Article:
Tuesday, March 20, 2018
SELF-DRIVING SHIPS WILL SOON RAISE THE STAKES AT SEA MARCH 20, 2018 GUEST AUTHOR LEAVE A COMMENT The following article originally appeared on the Kennedy School Review and is republished with permission. Read it in its original form here. By Cameron Lindsay. Center for International Maritime Security
Thursday, March 15, 2018
Tuesday, March 13, 2018
From Wikipedia, the free encyclopedia
An underwater glider is a type of autonomous underwater vehicle (AUV) that uses small changes in its buoyancy in order to move up and down in the ocean like a profiling float. Unlike a float, a glider uses wings to convert that vertical motion to horizontal, propelling itself forward with very low power consumption. While not as fast as conventional AUVs, gliders using buoyancy-based propulsion represent a significant increase in range and duration compared to vehicles propelled by electric motor-driven propellers, extending ocean sampling missions from hours to weeks or months, and to thousands of kilometers of range. Gliders follow an up-and-down, sawtooth-like profile through the water, providing data on temporal and spatial scales unavailable to previous AUVs, and much more costly to sample using traditional shipboard techniques. A wide variety of glider designs are in use by Navy and ocean research organizations and typically cost US$100,000.
The concept of an underwater glider was first explored in the early 1960s with a prototype swimmer delivery vehicle named Concept Whisper. The sawtooth glide pattern, stealth properties and the idea of a buoyancy engine powered by the swimmer-passenger was described by Ewan Fallon in his Hydroglider patent submitted in 1960. In 1992, the University of Tokyoconducted tests on ALBAC, a drop weight glider with no buoyancy control and only one glide cycle. The DARPA SBIR program received a proposal for a temperature gradient glider in 1988. DARPA was aware at that time of similar research projects underway in the USSR. This idea, a glider with a buoyancy engine powered by a heat exchanger, was introduced to the oceanographic community by Henry Stommel in a 1989 article in Oceanography, when he proposed a glider concept called Slocum, developed with research engineer Doug Webb. They named the glider after Joshua Slocum, who made the first solo circumnavigation of the globe by sailboat. They proposed harnessing energy from the thermal gradient between deep ocean water (2-4 °C) and surface water (near atmospheric temperature) to achieve globe-circling range, constrained only by battery power on board for communications, sensors, and navigational computers.
By 2003, not only had a working thermal-powered glider (Slocum Thermal) been demonstrated by Webb Research (founded by Doug Webb), but they and other institutions had introduced battery-powered gliders with impressive duration and efficiency, far exceeding that of traditional survey-class AUVs. These vehicles have been widely deployed in the years since then. The University of Washington Seaglider, Scripps Institution of Oceanography Spray, and Teledyne Webb Research Slocum vehicles have performed feats such as completing a transatlantic journey and conducting sustained, multi-vehicle collaborative monitoring of oceanographic variables.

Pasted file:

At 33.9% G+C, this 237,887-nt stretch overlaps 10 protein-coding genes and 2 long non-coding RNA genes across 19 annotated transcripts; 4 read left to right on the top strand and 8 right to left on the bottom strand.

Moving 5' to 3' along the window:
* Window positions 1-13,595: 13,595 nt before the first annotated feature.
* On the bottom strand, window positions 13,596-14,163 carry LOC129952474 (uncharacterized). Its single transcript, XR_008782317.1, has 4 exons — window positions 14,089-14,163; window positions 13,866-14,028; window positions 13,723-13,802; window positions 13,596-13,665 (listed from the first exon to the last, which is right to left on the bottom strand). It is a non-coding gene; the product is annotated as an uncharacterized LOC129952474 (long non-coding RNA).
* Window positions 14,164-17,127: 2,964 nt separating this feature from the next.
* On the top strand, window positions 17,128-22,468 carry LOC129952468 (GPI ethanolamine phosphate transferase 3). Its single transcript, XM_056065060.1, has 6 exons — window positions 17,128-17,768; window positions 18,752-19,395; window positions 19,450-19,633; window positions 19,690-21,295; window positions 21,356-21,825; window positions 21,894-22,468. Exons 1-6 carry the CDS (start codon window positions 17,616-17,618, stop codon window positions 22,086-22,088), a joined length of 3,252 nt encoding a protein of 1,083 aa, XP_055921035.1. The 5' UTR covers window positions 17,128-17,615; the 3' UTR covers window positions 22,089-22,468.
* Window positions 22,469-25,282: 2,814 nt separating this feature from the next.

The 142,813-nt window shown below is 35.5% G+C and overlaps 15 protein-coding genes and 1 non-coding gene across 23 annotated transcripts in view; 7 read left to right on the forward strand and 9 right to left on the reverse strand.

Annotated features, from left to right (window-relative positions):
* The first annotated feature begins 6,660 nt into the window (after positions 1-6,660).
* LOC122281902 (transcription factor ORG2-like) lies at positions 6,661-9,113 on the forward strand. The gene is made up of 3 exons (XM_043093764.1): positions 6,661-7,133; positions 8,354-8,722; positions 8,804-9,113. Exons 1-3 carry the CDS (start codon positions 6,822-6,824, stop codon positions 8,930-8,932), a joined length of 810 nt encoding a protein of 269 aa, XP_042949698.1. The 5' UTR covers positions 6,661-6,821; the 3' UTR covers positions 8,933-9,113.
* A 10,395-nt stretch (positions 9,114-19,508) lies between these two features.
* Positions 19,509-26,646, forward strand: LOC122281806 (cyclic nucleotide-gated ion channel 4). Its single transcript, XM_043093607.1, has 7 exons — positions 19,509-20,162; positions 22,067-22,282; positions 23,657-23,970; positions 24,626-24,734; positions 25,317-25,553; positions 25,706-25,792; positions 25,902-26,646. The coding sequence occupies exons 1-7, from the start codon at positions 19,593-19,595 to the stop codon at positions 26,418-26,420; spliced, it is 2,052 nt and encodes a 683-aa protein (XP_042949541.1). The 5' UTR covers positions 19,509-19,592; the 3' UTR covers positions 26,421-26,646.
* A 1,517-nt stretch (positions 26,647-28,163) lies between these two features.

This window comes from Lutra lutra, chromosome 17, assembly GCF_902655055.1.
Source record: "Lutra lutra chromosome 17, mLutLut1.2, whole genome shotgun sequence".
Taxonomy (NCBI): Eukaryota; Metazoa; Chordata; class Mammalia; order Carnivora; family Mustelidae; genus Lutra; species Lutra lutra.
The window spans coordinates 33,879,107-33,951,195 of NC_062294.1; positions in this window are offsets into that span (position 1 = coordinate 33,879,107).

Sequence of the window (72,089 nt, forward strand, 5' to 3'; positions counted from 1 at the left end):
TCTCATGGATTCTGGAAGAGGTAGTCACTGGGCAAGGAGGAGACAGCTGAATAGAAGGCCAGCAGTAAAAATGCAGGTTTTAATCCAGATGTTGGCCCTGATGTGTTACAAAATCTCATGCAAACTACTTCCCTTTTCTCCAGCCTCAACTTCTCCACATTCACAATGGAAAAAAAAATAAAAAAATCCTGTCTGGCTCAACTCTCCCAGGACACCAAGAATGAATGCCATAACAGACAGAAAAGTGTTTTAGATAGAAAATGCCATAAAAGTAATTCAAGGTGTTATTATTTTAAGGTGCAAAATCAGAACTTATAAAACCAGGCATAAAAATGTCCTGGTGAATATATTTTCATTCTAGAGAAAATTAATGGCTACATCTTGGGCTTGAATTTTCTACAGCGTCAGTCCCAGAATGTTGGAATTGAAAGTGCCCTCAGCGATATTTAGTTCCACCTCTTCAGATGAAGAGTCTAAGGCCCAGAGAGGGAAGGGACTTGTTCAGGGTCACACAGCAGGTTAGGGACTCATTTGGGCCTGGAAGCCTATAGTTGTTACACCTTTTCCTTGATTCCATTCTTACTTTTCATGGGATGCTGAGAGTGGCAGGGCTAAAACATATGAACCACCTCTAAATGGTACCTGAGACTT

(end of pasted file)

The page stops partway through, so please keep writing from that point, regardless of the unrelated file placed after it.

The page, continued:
In 2011, the first wingless glider, SeaExplorer was released with a large payload capacity, dedicating the first third of the vehicle to interchangeable payloads, in addition to typical CTD sensors. The vehicle achieves 1 knot speeds, is equipped with externally rechargeable Li-Ion batteries and its torpedo shape is able to glide relying on two pairs of small static rear fins for stability.
Gliders typically make measurements such as temperature, conductivity (to calculate salinity), currents, chlorophyll fluorescence, optical backscatter, bottom depth, and (occasionally) acoustic backscatter. They navigate with the help of periodic surface GPS fixes, pressure sensors, tilt sensors, and magnetic compasses. Vehicle pitch is controllable by movable internal ballast (usually battery packs), and steering is accomplished either with a rudder (as in Slocum) or by moving internal ballast to control roll (as in SeaExplorer, Spray and Seaglider). Buoyancy is adjusted either by using a piston to flood/evacuate a compartment with seawater (Slocum) or by moving oil in/out of an external bladder (SeaExplorer, Seaglider, Spray, and Slocum Thermal). Commands and data are relayed between gliders and shore by satellite.
Gliders vary in the pressure they are able to withstand. The Slocum model is rated for 200 meter or 1000 meter depths. Spray can operate to 1500 meters, Seaglider to 1000 meters, SeaExplorer to 700, and Slocum Thermal to 1200. In August 2010, a Deep Glider variant of the Seaglider achieved a repeated 6000-meter operating depth. Similar depths have been reached by a Chinese glider in 2016. 
Liberdade class flying wings
In 2004, the US Navy Office of Naval Research began developing the world's largest gliders, the Liberdade class flying wing gliders, which uses a blended wing bodyhullform to achieve hydrodynamic efficiency. They were initially designed to quietly track diesel electric submarines in littoral waters, remaining on station for up to 6 months. The current model is known as the ZRay and is designed to track and identify marine mammals for extended periods of time. It uses water jets for fine attitude control as well as propulsion on the surface.